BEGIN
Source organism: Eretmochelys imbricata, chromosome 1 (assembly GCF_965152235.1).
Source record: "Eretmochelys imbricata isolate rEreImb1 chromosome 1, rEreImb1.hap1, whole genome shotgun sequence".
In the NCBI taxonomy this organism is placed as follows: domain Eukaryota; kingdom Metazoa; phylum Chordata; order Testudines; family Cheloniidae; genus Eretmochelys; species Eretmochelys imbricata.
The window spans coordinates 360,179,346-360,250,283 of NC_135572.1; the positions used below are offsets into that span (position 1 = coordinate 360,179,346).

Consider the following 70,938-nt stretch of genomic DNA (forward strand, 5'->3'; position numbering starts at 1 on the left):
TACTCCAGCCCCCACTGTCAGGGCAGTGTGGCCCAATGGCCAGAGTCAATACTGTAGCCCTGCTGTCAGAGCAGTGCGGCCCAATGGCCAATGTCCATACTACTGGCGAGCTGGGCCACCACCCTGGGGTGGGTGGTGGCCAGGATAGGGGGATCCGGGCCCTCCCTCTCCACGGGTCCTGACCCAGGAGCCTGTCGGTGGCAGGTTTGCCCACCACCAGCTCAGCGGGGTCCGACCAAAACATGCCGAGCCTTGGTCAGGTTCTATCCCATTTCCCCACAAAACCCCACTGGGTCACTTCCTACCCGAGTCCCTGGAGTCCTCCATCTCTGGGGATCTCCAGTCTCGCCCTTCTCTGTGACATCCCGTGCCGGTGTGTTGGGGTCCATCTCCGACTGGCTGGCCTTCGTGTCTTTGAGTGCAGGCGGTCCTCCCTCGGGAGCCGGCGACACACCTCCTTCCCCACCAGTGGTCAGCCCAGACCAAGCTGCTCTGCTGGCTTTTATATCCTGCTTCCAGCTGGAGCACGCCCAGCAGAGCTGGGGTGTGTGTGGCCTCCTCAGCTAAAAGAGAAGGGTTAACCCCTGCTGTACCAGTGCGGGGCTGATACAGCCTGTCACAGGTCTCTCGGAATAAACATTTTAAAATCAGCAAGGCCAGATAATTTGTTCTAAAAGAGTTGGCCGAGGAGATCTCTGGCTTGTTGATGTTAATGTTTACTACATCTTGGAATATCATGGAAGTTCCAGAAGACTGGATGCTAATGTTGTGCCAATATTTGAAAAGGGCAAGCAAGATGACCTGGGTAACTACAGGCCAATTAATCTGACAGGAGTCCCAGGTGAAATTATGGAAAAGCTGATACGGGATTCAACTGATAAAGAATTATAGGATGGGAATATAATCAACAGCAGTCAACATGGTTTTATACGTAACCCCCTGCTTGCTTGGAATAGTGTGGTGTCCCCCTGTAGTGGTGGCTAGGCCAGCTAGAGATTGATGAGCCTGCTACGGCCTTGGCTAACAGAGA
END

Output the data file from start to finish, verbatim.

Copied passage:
Source organism: Eretmochelys imbricata, chromosome 1 (assembly GCF_965152235.1).
Source record: "Eretmochelys imbricata isolate rEreImb1 chromosome 1, rEreImb1.hap1, whole genome shotgun sequence".
In the NCBI taxonomy this organism is placed as follows: domain Eukaryota; kingdom Metazoa; phylum Chordata; order Testudines; family Cheloniidae; genus Eretmochelys; species Eretmochelys imbricata.
The window spans coordinates 360,179,346-360,250,283 of NC_135572.1; the positions used below are offsets into that span (position 1 = coordinate 360,179,346).

Consider the following 70,938-nt stretch of genomic DNA (forward strand, 5'->3'; position numbering starts at 1 on the left):
TACTCCAGCCCCCACTGTCAGGGCAGTGTGGCCCAATGGCCAGAGTCAATACTGTAGCCCTGCTGTCAGAGCAGTGCGGCCCAATGGCCAATGTCCATACTACTGGCGAGCTGGGCCACCACCCTGGGGTGGGTGGTGGCCAGGATAGGGGGATCCGGGCCCTCCCTCTCCACGGGTCCTGACCCAGGAGCCTGTCGGTGGCAGGTTTGCCCACCACCAGCTCAGCGGGGTCCGACCAAAACATGCCGAGCCTTGGTCAGGTTCTATCCCATTTCCCCACAAAACCCCACTGGGTCACTTCCTACCCGAGTCCCTGGAGTCCTCCATCTCTGGGGATCTCCAGTCTCGCCCTTCTCTGTGACATCCCGTGCCGGTGTGTTGGGGTCCATCTCCGACTGGCTGGCCTTCGTGTCTTTGAGTGCAGGCGGTCCTCCCTCGGGAGCCGGCGACACACCTCCTTCCCCACCAGTGGTCAGCCCAGACCAAGCTGCTCTGCTGGCTTTTATATCCTGCTTCCAGCTGGAGCACGCCCAGCAGAGCTGGGGTGTGTGTGGCCTCCTCAGCTAAAAGAGAAGGGTTAACCCCTGCTGTACCAGTGCGGGGCTGATACAGCCTGTCACAGGTCTCTCGGAATAAACATTTTAAAATCAGCAAGGCCAGATAATTTGTTCTAAAAGAGTTGGCCGAGGAGATCTCTGGCTTGTTGATGTTAATGTTTACTACATCTTGGAATATCATGGAAGTTCCAGAAGACTGGATGCTAATGTTGTGCCAATATTTGAAAAGGGCAAGCAAGATGACCTGGGTAACTACAGGCCAATTAATCTGACAGGAGTCCCAGGTGAAATTATGGAAAAGCTGATACGGGATTCAACTGATAAAGAATTATAGGATGGGAATATAATCAACAGCAGTCAACATGGTTTTATACGTAACCCCCTGCTTGCTTGGAATAGTGTGGTGTCCCCCTGTAGTGGTGGCTAGGCCAGCTAGAGATTGATGAGCCTGCTACGGCCTTGGCTAACAGAGA